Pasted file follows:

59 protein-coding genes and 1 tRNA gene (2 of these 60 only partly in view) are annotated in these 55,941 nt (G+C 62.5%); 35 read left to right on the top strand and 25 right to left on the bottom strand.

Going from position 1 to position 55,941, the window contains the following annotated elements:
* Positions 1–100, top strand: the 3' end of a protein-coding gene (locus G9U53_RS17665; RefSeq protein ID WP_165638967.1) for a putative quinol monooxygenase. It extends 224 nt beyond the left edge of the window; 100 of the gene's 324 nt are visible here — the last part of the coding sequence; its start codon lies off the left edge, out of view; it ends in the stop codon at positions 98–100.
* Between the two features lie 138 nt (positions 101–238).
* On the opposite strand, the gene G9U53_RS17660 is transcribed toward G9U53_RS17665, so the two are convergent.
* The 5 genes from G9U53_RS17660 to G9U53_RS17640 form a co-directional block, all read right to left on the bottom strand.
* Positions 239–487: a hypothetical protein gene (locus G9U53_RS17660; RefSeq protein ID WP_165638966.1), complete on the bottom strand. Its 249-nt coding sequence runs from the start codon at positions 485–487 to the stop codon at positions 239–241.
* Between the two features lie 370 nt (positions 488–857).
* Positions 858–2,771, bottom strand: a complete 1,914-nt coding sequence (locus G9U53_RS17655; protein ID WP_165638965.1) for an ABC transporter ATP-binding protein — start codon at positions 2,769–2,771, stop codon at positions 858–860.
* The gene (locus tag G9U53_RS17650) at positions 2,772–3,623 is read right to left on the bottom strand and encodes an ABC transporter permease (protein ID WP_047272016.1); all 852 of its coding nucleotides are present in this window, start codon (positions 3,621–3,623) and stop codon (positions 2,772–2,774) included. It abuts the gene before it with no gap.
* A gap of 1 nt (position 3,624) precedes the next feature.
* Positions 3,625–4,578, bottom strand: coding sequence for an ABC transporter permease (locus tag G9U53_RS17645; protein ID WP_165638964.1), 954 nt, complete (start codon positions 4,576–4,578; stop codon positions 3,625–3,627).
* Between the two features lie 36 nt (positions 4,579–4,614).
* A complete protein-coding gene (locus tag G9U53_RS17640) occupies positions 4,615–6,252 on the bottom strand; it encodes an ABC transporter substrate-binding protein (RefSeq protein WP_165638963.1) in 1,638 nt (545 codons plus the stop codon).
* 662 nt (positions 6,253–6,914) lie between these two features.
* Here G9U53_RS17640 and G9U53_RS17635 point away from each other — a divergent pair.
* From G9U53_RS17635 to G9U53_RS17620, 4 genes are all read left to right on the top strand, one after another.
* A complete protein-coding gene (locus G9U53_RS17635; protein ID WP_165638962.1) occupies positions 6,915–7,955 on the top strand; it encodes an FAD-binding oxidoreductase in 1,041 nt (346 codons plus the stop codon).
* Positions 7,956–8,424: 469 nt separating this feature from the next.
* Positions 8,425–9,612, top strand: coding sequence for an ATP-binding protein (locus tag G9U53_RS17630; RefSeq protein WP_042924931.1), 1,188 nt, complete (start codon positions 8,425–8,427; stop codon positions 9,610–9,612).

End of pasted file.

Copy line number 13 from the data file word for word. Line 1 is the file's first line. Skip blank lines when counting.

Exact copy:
* Between the two features lie 36 nt (positions 4,579–4,614).